Anger and Its Residual Effects Part 1

Table of contents for The Effects of Anger

  1. Anger and Its Residual Effects Part 1
  2. Anger and Its Residual Effects Part 2

Anger is an area in which we all can improve. Realizing the residual effects on our spirits and relationships can be motivational.

A reader recently asked about the effects on anger on one’s spiritual life. Let me clarify that we are not referring to the type of anger one feels over injustice, but rather the type that involves fury, rage, bitterness, and malice [ill-will]. As anger effects one’s interpersonal relationships as well as your spirit, let’s take a look at both aspects in this tw0-part post.

1. First, Realize that Anger Over Injustice is not Evil Even by God’s Standards.

Some people feel guilty over any type of anger. This is not correct. We should feel anger over injustice, as it causes us to protect ourselves and those who cannot protect themselves. Jesus Himself experienced anger over injustice. “He looked around at them in anger and, deeply distressed at their stubborn hearts (Mk. 3:5).” However, even anger over injustice needs to eventually return to a less emotional state of reasoning, but we will discuss that later in the post.

2. The Type of Anger that has Negative Residual Effects is Associated with Rage.

The Greek words used for “anger” in Scripture contain the ideas of being provoked, enraged, exasperated, full of wrath and vengeance, and violently emotional. (Strong’s Dictionary of New Testament Words.) This is the kind of anger that is irrational and so overrun by emotion that it acts without thinking through the consequences of its actions. It includes thoughts of malice-desiring harm or other negative situations to come to the other person.

3. Holding on to Anger Corrupts Your Spirit.

Some people are prone to frequent bursts of anger that are short-lived; however, many of us hold on to anger. The irrational rage-type of anger is harmful to your spirit and relationships either way, but holding on to anger causes a great deal of internal harm, emotionally and to your spirit. Take a look at these quotes:

Be made new in the attitude of your minds…In your anger do not sin: Do not let the sun go down while you are still angry, and do not give the devil a foothold (Eph 4:23,26,27).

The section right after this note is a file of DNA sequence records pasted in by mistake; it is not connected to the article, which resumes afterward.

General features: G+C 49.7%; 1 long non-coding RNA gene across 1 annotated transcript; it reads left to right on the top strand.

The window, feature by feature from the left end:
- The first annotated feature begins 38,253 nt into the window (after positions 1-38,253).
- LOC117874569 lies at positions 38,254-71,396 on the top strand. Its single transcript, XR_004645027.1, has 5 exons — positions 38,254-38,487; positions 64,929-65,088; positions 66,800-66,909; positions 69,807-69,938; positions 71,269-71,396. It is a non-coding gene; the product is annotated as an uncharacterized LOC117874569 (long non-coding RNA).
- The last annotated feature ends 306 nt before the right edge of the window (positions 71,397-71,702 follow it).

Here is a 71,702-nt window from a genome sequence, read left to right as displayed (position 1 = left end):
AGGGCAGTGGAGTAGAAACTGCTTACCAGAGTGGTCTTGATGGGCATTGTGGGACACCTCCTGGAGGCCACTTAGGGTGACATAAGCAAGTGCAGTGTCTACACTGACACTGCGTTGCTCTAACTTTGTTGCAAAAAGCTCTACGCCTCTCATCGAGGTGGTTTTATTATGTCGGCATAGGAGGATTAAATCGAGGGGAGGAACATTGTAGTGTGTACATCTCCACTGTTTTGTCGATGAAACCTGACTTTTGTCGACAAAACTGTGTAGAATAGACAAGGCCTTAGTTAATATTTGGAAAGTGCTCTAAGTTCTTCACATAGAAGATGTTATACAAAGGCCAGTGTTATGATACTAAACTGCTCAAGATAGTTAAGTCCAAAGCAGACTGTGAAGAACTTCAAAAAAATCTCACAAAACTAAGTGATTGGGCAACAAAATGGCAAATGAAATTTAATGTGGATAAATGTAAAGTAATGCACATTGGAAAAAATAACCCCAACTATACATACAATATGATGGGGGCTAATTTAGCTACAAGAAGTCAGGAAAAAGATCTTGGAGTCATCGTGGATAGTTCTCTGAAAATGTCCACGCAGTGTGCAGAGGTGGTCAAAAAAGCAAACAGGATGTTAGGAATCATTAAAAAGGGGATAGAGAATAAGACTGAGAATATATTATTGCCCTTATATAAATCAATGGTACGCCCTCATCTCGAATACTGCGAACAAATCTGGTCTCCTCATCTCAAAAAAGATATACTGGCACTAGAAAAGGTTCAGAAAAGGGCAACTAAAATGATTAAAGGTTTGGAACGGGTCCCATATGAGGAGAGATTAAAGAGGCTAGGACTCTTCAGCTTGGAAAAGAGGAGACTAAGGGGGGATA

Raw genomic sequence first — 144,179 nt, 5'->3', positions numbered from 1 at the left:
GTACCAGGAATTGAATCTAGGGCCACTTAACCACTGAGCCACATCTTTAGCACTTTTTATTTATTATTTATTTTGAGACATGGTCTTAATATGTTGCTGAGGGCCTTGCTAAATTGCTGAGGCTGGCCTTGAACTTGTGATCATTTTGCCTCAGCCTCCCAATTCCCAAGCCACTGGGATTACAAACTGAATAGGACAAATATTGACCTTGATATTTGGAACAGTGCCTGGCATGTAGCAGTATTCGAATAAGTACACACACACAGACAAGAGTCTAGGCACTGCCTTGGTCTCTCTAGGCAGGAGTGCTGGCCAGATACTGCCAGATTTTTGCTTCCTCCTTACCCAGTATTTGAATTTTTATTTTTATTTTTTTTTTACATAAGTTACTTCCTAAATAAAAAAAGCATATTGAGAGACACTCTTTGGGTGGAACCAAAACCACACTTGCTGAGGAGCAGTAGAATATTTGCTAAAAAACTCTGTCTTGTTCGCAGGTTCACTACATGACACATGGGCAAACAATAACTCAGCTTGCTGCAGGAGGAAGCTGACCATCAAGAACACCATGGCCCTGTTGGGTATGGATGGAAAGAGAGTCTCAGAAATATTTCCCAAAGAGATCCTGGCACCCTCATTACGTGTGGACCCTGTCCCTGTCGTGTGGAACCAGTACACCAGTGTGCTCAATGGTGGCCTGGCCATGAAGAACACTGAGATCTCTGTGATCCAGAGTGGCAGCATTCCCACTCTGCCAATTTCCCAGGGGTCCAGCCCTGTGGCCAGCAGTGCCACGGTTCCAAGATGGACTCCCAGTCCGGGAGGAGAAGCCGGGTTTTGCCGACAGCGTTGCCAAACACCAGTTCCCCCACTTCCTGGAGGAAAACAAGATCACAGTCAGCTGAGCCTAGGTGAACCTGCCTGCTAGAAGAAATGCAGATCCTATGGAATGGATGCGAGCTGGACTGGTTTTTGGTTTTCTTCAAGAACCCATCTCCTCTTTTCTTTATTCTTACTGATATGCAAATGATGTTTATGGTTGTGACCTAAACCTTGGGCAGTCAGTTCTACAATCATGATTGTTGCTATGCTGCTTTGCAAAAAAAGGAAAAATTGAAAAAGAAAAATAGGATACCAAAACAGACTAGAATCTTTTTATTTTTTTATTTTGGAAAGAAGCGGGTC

Make every effort to live in peace with all men and to be holy; without holiness no one will see the Lord. See to it that no one misses the grace of God and that no bitter root grows up to cause trouble and defile many (Heb 12:14,15).

Holding on to anger has negative residual effects on your spirit. According to these quotes, it “gives the devil a foothold” or keeps an open door in your spirit to evil forces. It causes bitterness which will defile your spirit and can actually harm one’s eternal destiny, as the defiling of one’s spirit or lack of holiness can cause one to not “see the Lord.”

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4. Anger Harms Family Relationships that You are Spiritually Responsible For.

Your Children
Scripture says that attitudes or actions that are hard on your children or exasperate your children-depending on the translation, actually break their spirits and bring discouragement.

Fathers, do not exasperate your children, or they will become discouraged. OR
Fathers, do not be hard on your children, so that their spirits may not be broken (Col. 3:21).

Your Spouse
In this passage, God is speaking to husbands, but the principle goes both directions. It specifically says that treating your partner with a lack of respect, which anger does, hinders your prayers. If it is harmful enough in God’s eyes to hinder your prayers, it is obviously a matter that is harming your partner.

Husbands, in the same way be considerate as you live with your wives, and treat them with respect…and as heirs with you of the gracious gift of life, so that nothing will hinder your prayers (1 Pet. 3:7).

5. Anger Negatively Affects Fasting and Prayer

In part of Jewish history, the people were complaining to God for not answering their prayers even after they had devoted themselves to fasting. God goes through a list of their behavior that caused Him not to respond to their prayers and fasting. Part of that behavior that hinders God’s responses to you is anger, referred to here specifically as “quarreling and strife.”

“Why have we fasted,” they say, “and you have not seen it?”…Your fasting ends in quarreling and strife, and in striking each other with wicked fists. You cannot fast as you do today and expect your voice to be heard on high…Is not this the kind of fasting I have chosen: to loose the chains of injustice and untie the cords of the yoke, to set the oppressed free and break every yoke [bondage]? (Is. 58:3,4,6)

This is Part 1 of a two-part post.  In Part 2, we will discuss other effects of anger, overcoming anger, and guidelines for our responses.

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